We pushed on hoping for a break in the rain but by 2.30pm we were so hungry that we stopped to eat our sandwiches in the rain, sheltering under a fairly ineffective tree from the wind and the drizzle. As we were already damp we then got very cold and had to get going again to warm up.
The camp-site at Cradle Mountain had camp-sites for $29 or an "alpine hut" (2 benches with thin mattresses in a shed) for $40 so we opted for the latter. Included in the price was a battery lantern. As we were unpacking our gear Steve looked down and was horrified to see a leech having a feast on his ankle. Karen quickly applied some salt and the beast was dispatched. There was a fabulous camp kitchen with a huge blazing log fire. We cooked up a chicken curry and sat all evening in front of the fire.
During the night it rained heavily again and we were kept awake by the noise of the water falling on the tin roof. The rain continued for most of the day so we donned our waterproofs and walked to the Cradle Mountain Chateau where there was an exhibition photographs of Australia and Antarctica. There were some stunning pictures, especially the Tasmania ones. Part of the exhibition was the sad story of the Tasmania Tiger. This marsupial looked like a dog, was a carnivore but had a tail like a kangaroo. Because it attacked the farm animals imported by the early settlers it was feared and hated and hunted to extinction by 1930’s.
There was a free shuttle bus from the camp-site up to Dove Lake.
From there we did a short walk to Lilla and Wombat lakes.
It was raining so hard it was difficult to take photos so they are all have rain spots. The annual rainfall on Cradle Mountain is 2,500mm and it rains on average 270 days per year. The mountain was invisible, shrouded with cloud and we got very wet and cold but it was still beautiful, walking across the button grass plains.
Waiting for the shuttle bus back Steve checked his shoes and found a crowd of hungry leeches crawling up the fabric, heading for his bare flesh, one already attached. Back at the camp-site we now had piles of wet clothes so we strung them in front of the fire to dry.
Tasmania - Cradle Mountain to Rosebery Ride Profile
Today the weather improved, drizzling but with a few patches of blue sky promising to increase. As we descended the first hill it was so cold that Karen had to wrap her buff round her face to stop the pain in her sinuses. We rode across the high Tasmania mountain plateau through button grass and pine trees with hardly any traffic. There was a steep climb up to the saddle of Mount King from where there was a view back to Cradle Mountain. We waited patiently until eventually the clouds lifted and there was a glimpse, for the first time, of its twin peaks and Mount Pelion.
From there was another long descent and then rolling hills until the Murchison Highway. It climbed further, to its highest point at 690m, before a welcome downhill to Tullah. Having completed 54km of our Tasmania ride today we were ready for light refreshment at the local tavern. A group of middle age (i.e. our age) motorcyclists from Melbourne had just arrived too so we had to wait a while for our Devonshire cream tea. We needed the calories to take us up the 4km climb to the saddle of Mount Black, before a thrilling descent to Rosebery.
This town developed because the area has rich ore deposits from which gold, zinc, tin and iron are extracted. It is one of the few mines still working here in the west.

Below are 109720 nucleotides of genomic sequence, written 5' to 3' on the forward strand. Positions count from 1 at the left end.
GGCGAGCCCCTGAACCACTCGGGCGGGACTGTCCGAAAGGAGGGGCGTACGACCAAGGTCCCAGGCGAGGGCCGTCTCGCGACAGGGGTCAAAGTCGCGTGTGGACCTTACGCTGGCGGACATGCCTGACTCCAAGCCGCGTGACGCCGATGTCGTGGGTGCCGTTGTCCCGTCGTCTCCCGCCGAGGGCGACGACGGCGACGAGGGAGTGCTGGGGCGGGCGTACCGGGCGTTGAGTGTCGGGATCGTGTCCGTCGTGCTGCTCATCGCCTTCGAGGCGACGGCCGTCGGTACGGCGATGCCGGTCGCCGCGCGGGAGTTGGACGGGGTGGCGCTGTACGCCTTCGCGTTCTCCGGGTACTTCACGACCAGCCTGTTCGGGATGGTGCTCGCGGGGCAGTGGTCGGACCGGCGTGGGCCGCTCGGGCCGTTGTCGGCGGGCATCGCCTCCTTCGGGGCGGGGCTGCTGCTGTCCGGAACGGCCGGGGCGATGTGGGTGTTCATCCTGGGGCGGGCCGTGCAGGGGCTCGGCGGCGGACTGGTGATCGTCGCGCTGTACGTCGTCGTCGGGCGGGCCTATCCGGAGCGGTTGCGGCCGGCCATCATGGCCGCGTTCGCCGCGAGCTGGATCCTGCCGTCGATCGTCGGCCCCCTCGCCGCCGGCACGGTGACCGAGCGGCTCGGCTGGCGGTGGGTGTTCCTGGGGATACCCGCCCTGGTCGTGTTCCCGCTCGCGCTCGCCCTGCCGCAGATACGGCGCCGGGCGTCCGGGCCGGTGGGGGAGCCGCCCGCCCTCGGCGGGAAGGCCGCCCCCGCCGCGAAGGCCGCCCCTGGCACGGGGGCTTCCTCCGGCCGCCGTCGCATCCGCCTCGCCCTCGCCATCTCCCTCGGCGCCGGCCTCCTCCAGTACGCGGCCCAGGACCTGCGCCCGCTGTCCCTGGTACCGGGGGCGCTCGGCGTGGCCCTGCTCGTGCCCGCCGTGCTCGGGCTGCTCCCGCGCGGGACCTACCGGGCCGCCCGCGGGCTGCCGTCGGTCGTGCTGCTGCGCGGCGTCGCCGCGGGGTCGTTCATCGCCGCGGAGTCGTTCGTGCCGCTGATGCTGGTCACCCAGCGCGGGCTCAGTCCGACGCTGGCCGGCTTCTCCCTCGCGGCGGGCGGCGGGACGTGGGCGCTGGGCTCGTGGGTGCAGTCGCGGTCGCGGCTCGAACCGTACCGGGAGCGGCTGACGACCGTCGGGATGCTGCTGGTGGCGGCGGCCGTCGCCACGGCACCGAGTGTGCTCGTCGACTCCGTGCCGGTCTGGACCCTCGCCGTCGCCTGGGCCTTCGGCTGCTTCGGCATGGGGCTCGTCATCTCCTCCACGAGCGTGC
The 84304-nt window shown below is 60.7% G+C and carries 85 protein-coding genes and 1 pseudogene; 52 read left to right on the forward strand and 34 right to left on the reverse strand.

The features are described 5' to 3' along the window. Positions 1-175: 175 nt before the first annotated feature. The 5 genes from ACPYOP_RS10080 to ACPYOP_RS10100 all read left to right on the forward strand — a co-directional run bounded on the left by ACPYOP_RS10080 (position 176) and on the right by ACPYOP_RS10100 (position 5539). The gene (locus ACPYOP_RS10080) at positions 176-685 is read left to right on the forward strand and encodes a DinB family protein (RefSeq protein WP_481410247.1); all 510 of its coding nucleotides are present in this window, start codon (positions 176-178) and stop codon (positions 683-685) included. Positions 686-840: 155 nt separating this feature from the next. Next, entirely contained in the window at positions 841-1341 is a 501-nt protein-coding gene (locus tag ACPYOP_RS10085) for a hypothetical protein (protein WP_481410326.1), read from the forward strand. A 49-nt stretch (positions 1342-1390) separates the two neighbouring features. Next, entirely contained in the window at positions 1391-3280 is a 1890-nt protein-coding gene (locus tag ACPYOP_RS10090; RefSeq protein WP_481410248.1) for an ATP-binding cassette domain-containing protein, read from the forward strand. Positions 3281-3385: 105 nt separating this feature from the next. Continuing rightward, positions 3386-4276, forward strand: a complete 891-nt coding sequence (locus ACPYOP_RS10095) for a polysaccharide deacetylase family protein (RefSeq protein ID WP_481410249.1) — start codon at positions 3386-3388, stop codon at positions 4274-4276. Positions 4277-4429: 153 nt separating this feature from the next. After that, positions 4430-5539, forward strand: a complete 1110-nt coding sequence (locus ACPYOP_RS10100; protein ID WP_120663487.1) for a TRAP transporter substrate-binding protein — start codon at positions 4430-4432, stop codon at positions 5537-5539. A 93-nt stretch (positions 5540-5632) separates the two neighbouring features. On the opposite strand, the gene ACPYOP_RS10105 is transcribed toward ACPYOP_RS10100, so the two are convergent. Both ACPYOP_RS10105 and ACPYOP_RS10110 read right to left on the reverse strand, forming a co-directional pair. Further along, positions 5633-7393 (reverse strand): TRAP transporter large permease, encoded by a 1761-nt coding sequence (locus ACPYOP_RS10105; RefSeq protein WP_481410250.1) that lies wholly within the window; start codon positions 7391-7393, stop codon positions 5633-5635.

It is a lively, friendly place where everyone seems to want to stop and chat. In the evening we decided to try the local restaurant. From outside it did not look very promising, no customers, bare tables and chairs and a very ordinary take-away menu. When we said we wanted to eat there they produced an amazing menu with oysters and chateaubriand, but we decided on the "Mexican night" menu which was delicious. Steve, in jest, asked for a sticky toffee pudding for afters and in a trice was served with a home-made one.
On the table next to ours was a group of locals enjoying their meal. We got talking to them and the senior man on the table was the deputy mayor. He recommended going to the mining museum at Zeehan.
Tasmania - Rosebery to Zeehan Ride Profile
It seemed impossible to get out of Rosebery this morning. A couple of people on the camp-site came over to chat and a Taiwanese man wanted to take a photo of us, offering us accommodation if we ever visit Taiwan. As we went to do the shopping a local lady told us her life story and then an elderly gent in the shop told us all about how he raced bicycles around Tasmania on the gravel roads.
The Giro Tasmania route suggested a side trip to the Montezuma Falls, about 6km along a tarmac road to Williamsford and then 5km along an old railway track to the waterfall. What it failed to mention was that the 6km on tarmac was all uphill, followed by a steep rough descent on an unsurfaced road just to get to the car park at the start of the old tramway. At this point we decided that we couldn’t carry our gear any further so we hid it in the undergrowth.
The old tramway track was rough and wet following the recent heavy rain but it was lovely riding through the rainforest with its myrtles and tree ferns.
Every so often there was a fallen tree blocking the track so we had to lift the bikes over.
At one point there were the remains of one of the old wooden trestle bridges, now completely overgrown with ferns and shrubs. The last 2km of track still had the old wooden sleepers across which were interesting to ride over.
The waterfall was worth the effort. There was a newly built swing bridge across the river at the foot of the falls which was a good place for photos.
All we had to do now was ride all the way back to the main road. The last section down the hill was the best. Just before the main road we stopped in a lay-by for our lunch as it was already 2pm. A footpath from the lay-by went down to the old "works" a few derelict remnants of the old ore works and the rope way which transported the ore from the mine to the works in buckets.